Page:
Thus, the continuation of the Tribune's commentary was surprising. It acknowledged that "China's efforts to promote its export sector with cash grants, below-market loans, preferential tax treatment and free use of government-controlled property make a worthy target. " In other words, some of China's policies are indeed problematic. In fact, the Tribune went on to note that the sense of a need to create a "level playing field" with China "has a basis in reality." It added that subsidies and regulations in a number of areas along with the power of state owned enterprises has prevented U.S. and other foreign companies from taking the lead in a wide range of Chinese markets. It further noted that theft of intellectual property in China, and China's policy of keeping the yuan weak are enormously problematic.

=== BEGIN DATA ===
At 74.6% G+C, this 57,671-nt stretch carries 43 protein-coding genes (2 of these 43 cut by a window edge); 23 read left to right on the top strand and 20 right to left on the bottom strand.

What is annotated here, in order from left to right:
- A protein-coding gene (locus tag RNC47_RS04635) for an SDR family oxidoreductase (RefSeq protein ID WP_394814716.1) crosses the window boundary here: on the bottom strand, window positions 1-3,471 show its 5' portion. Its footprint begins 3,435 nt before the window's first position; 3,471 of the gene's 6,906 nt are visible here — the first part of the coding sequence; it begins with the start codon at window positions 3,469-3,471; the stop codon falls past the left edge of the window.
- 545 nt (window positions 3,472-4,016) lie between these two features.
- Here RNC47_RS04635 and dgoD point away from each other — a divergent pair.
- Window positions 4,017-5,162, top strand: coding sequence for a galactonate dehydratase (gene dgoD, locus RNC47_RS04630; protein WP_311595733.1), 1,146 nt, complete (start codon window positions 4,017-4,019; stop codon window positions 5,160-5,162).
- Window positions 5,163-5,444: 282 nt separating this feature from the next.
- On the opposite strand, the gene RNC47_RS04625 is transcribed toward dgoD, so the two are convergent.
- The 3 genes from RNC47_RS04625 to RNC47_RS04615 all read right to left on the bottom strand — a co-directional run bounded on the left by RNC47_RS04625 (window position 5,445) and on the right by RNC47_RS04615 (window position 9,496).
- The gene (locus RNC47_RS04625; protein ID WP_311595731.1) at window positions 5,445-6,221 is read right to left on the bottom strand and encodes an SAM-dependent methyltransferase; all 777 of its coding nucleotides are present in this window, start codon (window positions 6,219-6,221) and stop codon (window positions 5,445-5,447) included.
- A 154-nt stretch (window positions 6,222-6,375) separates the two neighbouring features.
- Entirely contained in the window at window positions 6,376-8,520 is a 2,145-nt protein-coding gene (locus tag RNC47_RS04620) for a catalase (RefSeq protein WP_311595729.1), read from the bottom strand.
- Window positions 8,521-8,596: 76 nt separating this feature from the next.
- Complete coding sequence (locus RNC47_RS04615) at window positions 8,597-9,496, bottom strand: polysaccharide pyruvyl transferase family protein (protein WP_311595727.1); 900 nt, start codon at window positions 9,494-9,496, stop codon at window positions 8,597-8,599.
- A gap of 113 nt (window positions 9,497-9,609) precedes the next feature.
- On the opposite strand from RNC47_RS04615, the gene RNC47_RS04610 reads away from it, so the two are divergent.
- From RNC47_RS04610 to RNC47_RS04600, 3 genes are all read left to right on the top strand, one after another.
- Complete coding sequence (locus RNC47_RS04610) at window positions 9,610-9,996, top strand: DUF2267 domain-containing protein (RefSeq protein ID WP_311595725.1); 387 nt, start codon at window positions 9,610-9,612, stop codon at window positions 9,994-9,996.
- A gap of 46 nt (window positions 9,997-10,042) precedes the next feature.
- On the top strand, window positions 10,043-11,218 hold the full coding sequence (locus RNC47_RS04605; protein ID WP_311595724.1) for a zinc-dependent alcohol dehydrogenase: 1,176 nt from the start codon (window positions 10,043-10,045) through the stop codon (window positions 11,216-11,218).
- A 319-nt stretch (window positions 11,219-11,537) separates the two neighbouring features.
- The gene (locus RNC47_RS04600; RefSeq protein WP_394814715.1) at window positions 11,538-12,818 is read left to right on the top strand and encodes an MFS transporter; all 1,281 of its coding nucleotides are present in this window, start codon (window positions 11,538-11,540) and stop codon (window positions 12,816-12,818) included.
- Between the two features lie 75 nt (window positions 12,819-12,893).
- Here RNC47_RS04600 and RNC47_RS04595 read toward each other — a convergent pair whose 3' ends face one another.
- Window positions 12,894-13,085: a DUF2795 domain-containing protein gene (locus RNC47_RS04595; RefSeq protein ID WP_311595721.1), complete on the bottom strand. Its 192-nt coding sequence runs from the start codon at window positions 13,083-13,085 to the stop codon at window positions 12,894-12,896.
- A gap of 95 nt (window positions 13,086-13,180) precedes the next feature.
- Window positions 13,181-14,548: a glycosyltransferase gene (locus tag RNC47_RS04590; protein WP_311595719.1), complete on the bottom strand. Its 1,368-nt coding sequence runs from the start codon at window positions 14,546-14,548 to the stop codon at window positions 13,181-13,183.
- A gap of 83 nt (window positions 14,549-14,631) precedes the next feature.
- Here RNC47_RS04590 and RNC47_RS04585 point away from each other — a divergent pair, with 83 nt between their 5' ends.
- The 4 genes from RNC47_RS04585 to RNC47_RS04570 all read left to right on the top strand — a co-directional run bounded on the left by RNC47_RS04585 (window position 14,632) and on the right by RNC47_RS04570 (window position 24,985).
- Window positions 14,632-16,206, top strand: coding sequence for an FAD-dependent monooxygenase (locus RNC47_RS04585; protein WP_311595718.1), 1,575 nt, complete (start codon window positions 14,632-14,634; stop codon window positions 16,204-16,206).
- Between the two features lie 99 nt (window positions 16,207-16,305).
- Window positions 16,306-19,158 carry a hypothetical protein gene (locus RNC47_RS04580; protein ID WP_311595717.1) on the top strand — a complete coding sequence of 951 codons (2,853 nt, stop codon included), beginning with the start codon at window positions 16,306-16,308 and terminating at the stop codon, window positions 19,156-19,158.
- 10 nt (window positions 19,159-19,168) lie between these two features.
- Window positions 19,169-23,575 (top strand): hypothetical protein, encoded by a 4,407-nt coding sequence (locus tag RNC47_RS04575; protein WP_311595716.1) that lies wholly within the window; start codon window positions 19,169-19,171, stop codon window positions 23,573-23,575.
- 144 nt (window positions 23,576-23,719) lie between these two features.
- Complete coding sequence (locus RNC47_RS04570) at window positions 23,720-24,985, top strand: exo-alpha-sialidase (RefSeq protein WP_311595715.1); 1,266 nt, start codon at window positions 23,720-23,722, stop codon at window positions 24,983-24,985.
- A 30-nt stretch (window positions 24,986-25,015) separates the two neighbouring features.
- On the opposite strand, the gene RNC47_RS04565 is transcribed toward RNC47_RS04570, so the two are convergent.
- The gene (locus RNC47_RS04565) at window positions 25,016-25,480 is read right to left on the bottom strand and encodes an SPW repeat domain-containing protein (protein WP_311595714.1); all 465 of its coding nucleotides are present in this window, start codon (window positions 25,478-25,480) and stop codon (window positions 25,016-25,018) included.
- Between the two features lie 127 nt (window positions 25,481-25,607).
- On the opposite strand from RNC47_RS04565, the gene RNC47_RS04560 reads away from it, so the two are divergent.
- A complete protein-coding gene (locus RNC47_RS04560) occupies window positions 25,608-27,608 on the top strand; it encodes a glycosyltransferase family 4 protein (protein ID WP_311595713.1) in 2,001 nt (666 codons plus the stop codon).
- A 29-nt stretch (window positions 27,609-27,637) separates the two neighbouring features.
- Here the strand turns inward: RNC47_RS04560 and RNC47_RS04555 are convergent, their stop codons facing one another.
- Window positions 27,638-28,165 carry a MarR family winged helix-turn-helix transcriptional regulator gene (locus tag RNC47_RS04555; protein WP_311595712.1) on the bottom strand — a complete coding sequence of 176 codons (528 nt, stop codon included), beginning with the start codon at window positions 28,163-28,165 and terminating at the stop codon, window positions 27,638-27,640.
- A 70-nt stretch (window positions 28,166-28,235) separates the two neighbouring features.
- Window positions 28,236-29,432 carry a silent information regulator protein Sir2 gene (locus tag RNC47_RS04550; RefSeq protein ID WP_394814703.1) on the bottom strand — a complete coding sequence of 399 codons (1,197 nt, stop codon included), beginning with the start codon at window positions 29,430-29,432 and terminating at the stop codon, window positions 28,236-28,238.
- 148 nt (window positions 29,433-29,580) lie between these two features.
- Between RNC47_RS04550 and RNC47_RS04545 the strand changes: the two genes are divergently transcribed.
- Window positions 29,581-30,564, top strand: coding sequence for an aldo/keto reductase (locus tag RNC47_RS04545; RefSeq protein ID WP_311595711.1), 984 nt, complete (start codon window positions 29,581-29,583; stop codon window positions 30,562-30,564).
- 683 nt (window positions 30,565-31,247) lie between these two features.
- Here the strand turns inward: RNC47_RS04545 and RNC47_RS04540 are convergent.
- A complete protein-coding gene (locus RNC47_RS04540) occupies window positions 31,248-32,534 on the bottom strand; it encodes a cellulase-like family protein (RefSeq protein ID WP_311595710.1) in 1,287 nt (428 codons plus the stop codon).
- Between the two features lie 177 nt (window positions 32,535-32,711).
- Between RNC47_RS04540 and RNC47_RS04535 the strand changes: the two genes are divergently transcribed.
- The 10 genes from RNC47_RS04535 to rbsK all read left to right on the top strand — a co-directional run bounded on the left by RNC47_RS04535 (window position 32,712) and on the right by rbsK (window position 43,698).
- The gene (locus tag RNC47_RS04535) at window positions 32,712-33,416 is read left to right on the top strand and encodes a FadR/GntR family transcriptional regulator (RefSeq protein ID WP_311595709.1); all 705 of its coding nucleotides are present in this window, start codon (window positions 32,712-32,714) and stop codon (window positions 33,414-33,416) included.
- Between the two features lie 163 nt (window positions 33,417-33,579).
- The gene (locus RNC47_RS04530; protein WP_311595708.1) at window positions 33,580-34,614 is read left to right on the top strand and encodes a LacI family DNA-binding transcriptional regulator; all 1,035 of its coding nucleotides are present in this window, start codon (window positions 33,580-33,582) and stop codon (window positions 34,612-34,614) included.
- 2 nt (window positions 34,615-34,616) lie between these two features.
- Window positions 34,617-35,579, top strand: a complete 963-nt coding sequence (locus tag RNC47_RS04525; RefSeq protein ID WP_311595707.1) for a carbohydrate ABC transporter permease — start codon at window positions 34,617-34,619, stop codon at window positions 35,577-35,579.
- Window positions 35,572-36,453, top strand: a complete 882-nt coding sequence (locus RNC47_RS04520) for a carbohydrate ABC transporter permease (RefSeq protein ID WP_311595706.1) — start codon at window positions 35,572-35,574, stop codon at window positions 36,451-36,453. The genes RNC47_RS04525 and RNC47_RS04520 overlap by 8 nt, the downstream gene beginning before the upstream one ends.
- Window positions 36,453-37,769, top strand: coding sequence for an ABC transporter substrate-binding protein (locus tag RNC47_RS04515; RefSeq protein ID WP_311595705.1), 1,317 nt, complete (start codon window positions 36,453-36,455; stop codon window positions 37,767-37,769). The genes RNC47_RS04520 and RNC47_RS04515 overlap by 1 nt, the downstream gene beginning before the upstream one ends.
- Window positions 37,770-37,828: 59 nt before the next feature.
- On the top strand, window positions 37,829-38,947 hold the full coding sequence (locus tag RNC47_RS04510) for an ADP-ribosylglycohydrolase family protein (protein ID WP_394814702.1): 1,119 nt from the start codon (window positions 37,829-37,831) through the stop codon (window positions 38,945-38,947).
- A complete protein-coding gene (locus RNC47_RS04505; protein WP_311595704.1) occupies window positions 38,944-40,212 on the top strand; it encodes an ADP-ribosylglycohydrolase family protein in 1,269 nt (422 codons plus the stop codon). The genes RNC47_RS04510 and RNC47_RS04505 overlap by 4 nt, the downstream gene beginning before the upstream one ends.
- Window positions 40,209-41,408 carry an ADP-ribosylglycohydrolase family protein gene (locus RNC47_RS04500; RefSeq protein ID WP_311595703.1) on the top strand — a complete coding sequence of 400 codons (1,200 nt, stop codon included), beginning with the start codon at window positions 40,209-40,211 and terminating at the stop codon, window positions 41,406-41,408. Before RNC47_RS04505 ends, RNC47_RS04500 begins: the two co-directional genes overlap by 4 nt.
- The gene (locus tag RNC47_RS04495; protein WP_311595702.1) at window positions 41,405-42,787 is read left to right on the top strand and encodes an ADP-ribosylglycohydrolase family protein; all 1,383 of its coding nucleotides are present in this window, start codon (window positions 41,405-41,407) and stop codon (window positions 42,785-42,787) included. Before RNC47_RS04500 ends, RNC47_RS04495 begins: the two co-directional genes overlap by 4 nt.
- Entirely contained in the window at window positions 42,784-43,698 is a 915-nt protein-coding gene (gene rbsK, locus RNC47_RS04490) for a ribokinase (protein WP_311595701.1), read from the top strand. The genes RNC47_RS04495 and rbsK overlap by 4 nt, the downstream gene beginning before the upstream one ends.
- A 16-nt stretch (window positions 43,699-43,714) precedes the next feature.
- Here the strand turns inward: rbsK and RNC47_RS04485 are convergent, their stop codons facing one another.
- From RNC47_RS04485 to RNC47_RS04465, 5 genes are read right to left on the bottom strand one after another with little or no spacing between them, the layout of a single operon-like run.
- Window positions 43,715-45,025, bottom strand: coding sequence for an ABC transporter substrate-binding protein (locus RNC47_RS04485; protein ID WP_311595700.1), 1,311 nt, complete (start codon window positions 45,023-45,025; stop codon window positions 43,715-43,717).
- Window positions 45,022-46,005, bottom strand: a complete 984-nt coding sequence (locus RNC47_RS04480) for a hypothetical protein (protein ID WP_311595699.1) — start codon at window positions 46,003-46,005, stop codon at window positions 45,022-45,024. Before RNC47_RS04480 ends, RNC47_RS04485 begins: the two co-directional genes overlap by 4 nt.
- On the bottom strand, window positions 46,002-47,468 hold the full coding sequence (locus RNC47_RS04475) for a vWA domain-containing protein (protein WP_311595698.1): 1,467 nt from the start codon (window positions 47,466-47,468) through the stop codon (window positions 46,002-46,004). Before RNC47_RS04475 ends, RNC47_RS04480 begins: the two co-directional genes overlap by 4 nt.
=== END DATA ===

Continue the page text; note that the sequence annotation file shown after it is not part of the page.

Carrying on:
So the Tribune appears largely to agree that China is doing all the things of which the two candidates have complained and against which the administration has filed complaints with the WTO. But if it agrees with them, why is the Tribune effectively pasting the racist label on the candidates?
In justification of its position, the Tribune makes four points that constitute the orthodox free trade case. First, it argues that even though it might help workers, any restriction or sanction on the free flow of Chinese goods into the U.S. market would be harmful to U.S. consumers. Second, it holds that the activities of getting imports from China unloaded, shipped, displayed, advertised, and sold create new U.S. jobs in place of the jobs that might be lost as a result of the displacement of U.S. produced goods by imports from China. Third, it asserts that any kind of trade sanction could lead to a ruinous trade war that could damage everyone, and fourth, it emphasizes that rather than trying to crack down on China's questionable policies and practices, the U.S. government should focus on persuading the Chinese fully to open their markets.